Above: A carved ivory figure of the Crucified Jesus, Portuguese Goa, India, 17th-18th century. Sold by Michael Backman Ltd to the Musee des Arts Decoratifs de l’ocean Indien, Reunion, France.

Gems, ivory, tropical timbers, and tortoiseshell also were among the newly accessed commodities. The indigenous peoples of Portugal and Spain’s new dominions received Christianity in return. This had a profound impact on their art, plus it lead to new forms of trade: Goa and Ceylon became important centres for Christian art with the manufacture of carved ivory Holy Family figures and saints – items that were then traded across the Portuguese and Spanish empires from Mexico to the Philippines. New techniques were introduced too. Silver and gold filigree work was already being produced on the Iberian peninsula but now Spain and Portugal placed orders for this type of work among indigenous artisans.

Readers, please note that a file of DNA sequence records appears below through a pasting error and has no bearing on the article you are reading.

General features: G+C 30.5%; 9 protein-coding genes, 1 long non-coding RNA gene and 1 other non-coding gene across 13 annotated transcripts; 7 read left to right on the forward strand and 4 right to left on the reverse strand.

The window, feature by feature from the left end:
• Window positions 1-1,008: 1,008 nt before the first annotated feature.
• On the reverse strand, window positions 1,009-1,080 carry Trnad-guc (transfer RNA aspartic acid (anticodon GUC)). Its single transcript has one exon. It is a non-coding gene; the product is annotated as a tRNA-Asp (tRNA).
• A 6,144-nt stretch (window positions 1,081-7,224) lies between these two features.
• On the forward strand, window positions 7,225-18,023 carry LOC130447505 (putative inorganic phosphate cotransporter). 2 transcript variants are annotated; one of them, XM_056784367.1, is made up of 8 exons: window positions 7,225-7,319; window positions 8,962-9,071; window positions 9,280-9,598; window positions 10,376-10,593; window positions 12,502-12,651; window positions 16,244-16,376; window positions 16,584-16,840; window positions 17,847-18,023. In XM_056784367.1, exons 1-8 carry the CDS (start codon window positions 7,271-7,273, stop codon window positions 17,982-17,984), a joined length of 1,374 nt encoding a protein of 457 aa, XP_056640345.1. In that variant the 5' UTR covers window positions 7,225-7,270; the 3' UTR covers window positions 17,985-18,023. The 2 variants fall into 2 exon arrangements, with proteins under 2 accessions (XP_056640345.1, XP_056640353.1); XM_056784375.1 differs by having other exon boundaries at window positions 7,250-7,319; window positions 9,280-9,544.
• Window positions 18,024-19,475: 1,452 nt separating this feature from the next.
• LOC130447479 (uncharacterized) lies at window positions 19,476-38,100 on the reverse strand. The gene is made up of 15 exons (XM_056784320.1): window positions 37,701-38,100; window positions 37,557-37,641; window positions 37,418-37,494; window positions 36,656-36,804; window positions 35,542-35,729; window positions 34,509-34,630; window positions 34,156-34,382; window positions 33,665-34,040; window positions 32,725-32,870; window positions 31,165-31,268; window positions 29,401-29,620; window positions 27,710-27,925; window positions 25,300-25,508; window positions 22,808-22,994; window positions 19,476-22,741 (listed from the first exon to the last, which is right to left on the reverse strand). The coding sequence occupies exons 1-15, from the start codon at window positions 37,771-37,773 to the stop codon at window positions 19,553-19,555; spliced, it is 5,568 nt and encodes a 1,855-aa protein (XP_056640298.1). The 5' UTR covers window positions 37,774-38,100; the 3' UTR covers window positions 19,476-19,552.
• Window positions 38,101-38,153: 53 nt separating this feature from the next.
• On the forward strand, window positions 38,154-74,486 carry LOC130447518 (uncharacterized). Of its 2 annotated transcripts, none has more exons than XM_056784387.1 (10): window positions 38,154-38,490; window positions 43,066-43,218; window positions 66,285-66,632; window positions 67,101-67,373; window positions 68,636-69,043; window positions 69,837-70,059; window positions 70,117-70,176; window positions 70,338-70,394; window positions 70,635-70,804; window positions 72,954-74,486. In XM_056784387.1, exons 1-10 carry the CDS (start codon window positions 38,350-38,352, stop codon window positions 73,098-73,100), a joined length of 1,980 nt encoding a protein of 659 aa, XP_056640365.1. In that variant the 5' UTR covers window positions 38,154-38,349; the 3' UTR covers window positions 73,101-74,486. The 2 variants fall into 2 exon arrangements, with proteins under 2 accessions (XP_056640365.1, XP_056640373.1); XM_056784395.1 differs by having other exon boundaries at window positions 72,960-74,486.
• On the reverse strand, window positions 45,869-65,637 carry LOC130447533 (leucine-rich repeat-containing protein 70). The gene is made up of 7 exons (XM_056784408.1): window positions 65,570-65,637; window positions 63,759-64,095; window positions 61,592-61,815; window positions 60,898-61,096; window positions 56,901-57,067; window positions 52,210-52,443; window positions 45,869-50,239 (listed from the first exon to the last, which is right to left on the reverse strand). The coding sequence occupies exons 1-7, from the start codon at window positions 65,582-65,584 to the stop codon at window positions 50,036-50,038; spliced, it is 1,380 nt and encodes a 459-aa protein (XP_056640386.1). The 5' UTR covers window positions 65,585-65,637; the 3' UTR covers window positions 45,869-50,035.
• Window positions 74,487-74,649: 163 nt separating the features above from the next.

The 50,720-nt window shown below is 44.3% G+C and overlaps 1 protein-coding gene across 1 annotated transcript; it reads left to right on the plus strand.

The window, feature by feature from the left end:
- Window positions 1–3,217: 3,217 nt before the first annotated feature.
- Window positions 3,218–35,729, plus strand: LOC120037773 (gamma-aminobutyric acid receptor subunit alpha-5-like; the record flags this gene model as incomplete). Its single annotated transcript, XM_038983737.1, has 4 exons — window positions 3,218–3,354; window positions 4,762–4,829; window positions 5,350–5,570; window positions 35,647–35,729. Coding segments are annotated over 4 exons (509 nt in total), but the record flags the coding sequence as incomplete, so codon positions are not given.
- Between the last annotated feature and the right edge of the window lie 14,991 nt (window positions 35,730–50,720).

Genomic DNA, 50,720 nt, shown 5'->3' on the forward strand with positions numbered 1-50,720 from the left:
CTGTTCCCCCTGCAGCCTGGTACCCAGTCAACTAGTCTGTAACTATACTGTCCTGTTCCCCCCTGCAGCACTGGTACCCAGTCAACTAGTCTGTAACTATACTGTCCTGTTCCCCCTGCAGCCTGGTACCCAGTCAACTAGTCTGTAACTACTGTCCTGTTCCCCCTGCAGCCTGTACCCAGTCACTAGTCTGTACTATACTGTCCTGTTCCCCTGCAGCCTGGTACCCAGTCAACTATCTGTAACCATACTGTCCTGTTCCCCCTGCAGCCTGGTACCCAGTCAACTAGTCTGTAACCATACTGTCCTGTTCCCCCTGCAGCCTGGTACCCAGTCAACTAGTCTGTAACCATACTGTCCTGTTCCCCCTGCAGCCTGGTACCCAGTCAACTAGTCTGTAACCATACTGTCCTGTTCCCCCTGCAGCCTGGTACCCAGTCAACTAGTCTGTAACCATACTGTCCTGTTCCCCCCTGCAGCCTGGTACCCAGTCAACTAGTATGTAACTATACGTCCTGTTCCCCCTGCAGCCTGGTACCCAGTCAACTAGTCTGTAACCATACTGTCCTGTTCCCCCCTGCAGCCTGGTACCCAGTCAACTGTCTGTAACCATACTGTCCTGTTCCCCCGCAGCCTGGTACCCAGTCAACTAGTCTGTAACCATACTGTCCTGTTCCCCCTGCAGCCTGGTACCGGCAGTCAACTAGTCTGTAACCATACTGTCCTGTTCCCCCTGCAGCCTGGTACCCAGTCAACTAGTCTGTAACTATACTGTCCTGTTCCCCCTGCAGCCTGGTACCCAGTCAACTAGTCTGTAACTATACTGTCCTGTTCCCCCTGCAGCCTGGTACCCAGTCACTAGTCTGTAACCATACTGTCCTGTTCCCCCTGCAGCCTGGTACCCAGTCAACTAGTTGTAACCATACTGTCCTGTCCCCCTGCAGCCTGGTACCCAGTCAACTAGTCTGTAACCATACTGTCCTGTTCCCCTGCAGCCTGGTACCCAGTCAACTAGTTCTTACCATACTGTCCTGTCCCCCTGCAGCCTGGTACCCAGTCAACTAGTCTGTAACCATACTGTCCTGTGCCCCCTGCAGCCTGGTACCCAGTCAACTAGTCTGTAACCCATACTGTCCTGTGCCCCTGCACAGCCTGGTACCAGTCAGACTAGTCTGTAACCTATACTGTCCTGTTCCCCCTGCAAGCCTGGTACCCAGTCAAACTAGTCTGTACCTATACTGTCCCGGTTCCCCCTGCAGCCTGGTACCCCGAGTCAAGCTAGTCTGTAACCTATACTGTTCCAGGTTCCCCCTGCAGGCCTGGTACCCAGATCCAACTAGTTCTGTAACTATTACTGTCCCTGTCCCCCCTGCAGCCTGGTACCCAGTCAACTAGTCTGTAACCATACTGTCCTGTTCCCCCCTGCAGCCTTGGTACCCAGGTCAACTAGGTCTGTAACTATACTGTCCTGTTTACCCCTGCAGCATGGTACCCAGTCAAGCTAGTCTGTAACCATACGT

Above: A carved ivory figure of the infant Jesus (Salvator Mundi), Portuguese Goa, India, late 17th century. Sold by Michael Backman Ltd to the National Gallery of Australia.

Above: A reverse-glass painted image of the Crucified Christ, southern China, circa 1760. Sold by Michael Backman Ltd to the Musee des Arts Decoratifs de l’ocean Indien, Reunion, France.

The Jesuits were important too. They commissioned religious artworks in these new locations for export to their churches and monasteries elsewhere. Jesuit-themed porcelain was commissioned from China via Macau for example and from there it found its way to Portugal, South America, India and the Philippines.